|Canada, farmers markets account for an estimated $1.03 billion in sales.
Of course, there’s also a very powerful economic motivation behind any garden centre’s decision to open a farmers market.
A 2008 study commissioned by Farmers’ Markets Canada (FMC) examined 508 markets and confirmed the economic force that farmers markets have become in the Canadian economy. The markets play a key role in selling agricultural products, with estimated sales of $1.03 billion and an economic impact ranging from $1.55 to $3.09 billion annually.
The study confirmed that consumer demand and interest is closely aligned with support for community farmers, interest in fresh and healthy food choices, and an environmental consciousness that recognizes local produce has less of a carbon footprint than items which are shipped in from hundreds or even thousands of miles away. According to FMC, over 60 per cent of shoppers indicated that buying their food directly from a local farmer is extremely important to them.
With these numbers in mind, it’s pretty clear why a garden centre would see an advantage in adding a farmers market to its facility. But it’s not necessarily easy.
“We’ve been operating a farmers market for eight years now, and though it’s been pretty successful for us it’s a bit of trial and error,” says Nabuurs. “It’s different than the garden centre business, so we’ve taken things slowly and learned a lot of things along the way.”
This article is designed to help garden centre owners and operators quickly and successfully incorporate a farmers market into their business.
Getting off the Ground
The first steps are the most crucial in opening a farmers market. Hard work at the outset will save you money and headaches in the future.
It’s important to have producer input in the development of the market from the very beginning. Contact local agricultural associations to help with the initial outreach.
Successful markets are built on strong community foundations. Develop partnerships with a large variety of individuals and organizations, involving them in the beginning to encourage broad participation, improve the market’s profile, and develop target customers. Partnerships might include church organizations, town planning officials, members of economic development boards, and service clubs like Lions Clubs, Rotary Clubs, and Legions.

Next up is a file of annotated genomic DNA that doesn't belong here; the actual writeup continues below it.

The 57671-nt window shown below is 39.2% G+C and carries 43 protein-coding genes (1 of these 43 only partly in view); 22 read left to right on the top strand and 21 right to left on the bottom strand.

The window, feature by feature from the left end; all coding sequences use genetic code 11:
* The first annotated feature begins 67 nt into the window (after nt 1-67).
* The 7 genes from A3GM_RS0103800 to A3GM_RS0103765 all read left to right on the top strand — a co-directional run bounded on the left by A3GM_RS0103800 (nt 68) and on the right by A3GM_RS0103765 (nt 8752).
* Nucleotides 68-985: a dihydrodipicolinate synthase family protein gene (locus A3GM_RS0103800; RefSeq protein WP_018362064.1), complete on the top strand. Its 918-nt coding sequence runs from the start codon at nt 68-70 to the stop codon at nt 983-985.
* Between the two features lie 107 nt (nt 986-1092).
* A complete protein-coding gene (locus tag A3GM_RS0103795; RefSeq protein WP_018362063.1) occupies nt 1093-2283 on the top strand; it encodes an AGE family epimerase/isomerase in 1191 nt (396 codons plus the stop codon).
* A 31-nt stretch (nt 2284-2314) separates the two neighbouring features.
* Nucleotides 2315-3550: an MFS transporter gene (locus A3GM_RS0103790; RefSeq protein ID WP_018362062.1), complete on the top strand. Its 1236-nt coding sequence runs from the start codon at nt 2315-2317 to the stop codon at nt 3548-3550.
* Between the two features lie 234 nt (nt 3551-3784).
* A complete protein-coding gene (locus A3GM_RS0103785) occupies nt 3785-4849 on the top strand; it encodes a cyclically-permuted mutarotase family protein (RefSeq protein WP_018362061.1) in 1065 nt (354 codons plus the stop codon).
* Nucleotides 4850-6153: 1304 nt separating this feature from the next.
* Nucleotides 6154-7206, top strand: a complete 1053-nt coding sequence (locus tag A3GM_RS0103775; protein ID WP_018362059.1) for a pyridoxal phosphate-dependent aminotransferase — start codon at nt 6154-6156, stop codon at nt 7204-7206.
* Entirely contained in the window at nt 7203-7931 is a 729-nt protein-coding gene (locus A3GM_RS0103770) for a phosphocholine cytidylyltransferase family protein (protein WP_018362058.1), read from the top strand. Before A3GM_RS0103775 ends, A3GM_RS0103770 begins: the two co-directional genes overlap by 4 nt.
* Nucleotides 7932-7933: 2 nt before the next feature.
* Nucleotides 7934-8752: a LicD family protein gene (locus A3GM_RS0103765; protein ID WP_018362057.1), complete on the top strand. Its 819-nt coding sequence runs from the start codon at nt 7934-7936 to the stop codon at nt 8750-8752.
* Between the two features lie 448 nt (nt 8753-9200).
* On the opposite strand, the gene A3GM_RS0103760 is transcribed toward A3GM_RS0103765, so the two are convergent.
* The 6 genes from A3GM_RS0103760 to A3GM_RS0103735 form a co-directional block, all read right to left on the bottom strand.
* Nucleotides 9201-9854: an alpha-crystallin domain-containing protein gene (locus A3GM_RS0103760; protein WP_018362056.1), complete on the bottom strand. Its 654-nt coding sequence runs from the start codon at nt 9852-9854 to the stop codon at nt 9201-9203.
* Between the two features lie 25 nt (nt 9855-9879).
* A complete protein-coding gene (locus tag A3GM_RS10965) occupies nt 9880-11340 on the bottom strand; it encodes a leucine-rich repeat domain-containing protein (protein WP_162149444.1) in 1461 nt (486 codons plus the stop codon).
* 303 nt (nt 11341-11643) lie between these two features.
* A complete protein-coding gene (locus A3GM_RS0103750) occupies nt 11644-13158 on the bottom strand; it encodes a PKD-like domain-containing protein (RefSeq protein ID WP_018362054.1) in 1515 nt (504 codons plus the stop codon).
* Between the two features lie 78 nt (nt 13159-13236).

Start recruiting vendors during the winter months when farmers will have more time on their hands to consider their participation in the market and make the necessary plan for the season.
Try to recruit vendors with a wide variety of produce. It’s fine for farmers to have some overlap in the products they sell at the market – this can provide options for the customer while keeping pricing competitive – but it’s vital to ensure a variety of seasonal produce in adequate quantities. More variety means more customers and more sales for everybody.
As with any start-up enterprise, promotion is vital. How can you do this without spending a lot of money? It’s not hard:
- Arrange interviews with cable TV shows or with local newspapers. Media outlets are always looking for fresh, exciting news stories.
- List the market in chamber of commerce, tourism, and summer entertainment guides.
- Ask local organizations to promote the market through listserves, websites, mail-outs, etc.
- Harness the power of social networking.
- Work with local newspapers to create a column, such as “farmer of the week,” to keep the market in the public consciousness all season long.
- Prominently mention the market on your website, in newsletters, and in other advertising.
Location, Location, Location
There are a number of considerations regarding location that should be borne in mind when planning a farmers market. When planning your market, think about:
- Visibility: Try to find a location where drivers will be able to notice the market from the road. At the very least, ensure adequate signage so that passersby know of the market within your garden centre.
- Safety: Vendors will need a safe access route to unload their supplies from their vehicles to their display areas. If the market is outdoors, customers and vendors will need a smooth surface (asphalt, packed gravel, or even grass) with adequate space to move around safely.
- Shelter: If the market is outdoors, ensure that it has a heavy-duty, secured tent or, better yet, a wooden pavilion to offer protection from the elements.
- Parking: Bear in mind that you’ll likely see an increase in traffic during the growing season. If you’ve been successful in advertising, the market will attract many new customers; demand for parking space will be higher. As a rule of thumb, ensure there are two additional parking spaces per vendor stand.
Food safety is a significant issue for farmers markets. It’s important to be aware of provincial and federal food safety regulations, which are generally overseen by the provincial department of government services. The Canadian Food Inspection Agency also has a national mandate for food safety. Most venues that allow or host the sale or process of food products require a food premises licence. There are a few exceptions to this rule.
For example, most farmers selling their own fruits and vegetables are exempt. Always check with the appropriate departments to confirm which products are exempt in your area.
In Nabuurs’ experience, a farmers market can be a perfect complement to a garden centre’s existing operations. “Farmers markets and garden centres seem to go well together, a natural fit. It’s taken a lot of effort over the years, but our customers like the addition of the market and it has allowed us to diversify our business,” he concludes.
Pleased customers, increased revenues and diversified operations – the key to success in any business. Farmers markets are big business, so why not consider tapping into the trend?
For more information about setting up a farmers market in your garden centre, visit: